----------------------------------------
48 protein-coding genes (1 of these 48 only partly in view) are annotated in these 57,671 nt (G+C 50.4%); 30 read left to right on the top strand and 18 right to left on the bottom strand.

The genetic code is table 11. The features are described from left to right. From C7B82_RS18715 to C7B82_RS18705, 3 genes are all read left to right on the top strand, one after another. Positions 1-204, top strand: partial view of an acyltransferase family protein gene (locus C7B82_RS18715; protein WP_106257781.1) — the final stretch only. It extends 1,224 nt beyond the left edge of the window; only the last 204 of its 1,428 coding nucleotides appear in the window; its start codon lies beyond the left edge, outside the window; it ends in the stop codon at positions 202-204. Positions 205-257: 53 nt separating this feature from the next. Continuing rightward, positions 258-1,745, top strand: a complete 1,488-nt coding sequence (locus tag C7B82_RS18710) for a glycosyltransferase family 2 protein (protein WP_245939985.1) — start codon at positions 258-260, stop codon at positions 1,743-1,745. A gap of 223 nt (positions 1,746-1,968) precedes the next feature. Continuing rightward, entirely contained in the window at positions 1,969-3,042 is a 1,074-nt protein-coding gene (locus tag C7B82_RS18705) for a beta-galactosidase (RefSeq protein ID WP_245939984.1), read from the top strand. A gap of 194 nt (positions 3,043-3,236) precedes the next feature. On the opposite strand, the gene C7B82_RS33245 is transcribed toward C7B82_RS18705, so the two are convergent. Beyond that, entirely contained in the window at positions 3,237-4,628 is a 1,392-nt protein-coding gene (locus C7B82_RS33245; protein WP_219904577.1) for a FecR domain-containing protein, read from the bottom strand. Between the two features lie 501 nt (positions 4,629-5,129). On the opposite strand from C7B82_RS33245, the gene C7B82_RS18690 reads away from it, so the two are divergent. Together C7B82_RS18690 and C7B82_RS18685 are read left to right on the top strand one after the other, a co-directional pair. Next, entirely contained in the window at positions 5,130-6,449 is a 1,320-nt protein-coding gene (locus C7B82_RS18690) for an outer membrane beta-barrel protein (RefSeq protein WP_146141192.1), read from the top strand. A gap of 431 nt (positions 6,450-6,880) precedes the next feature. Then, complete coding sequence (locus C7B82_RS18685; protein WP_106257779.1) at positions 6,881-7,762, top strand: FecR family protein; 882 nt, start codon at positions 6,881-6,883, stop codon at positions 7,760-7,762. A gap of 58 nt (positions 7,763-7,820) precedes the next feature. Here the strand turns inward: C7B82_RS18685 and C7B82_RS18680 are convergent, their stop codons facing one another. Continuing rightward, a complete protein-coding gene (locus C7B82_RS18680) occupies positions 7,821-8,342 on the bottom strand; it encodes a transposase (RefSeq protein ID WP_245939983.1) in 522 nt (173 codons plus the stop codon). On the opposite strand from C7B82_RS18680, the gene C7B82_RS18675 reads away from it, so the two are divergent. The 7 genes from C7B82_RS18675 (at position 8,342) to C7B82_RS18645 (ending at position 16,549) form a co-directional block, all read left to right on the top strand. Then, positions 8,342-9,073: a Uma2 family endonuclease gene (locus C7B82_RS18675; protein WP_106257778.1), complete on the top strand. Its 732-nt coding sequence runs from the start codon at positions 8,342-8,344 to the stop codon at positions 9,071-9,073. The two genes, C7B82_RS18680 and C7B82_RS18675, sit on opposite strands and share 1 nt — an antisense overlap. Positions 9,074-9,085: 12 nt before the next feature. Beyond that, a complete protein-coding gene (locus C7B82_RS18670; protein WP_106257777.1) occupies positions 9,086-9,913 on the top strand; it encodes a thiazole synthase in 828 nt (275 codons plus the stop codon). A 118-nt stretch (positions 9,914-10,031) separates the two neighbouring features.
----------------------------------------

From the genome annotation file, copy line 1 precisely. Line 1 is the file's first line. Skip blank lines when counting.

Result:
48 protein-coding genes (1 of these 48 only partly in view) are annotated in these 57,671 nt (G+C 50.4%); 30 read left to right on the top strand and 18 right to left on the bottom strand.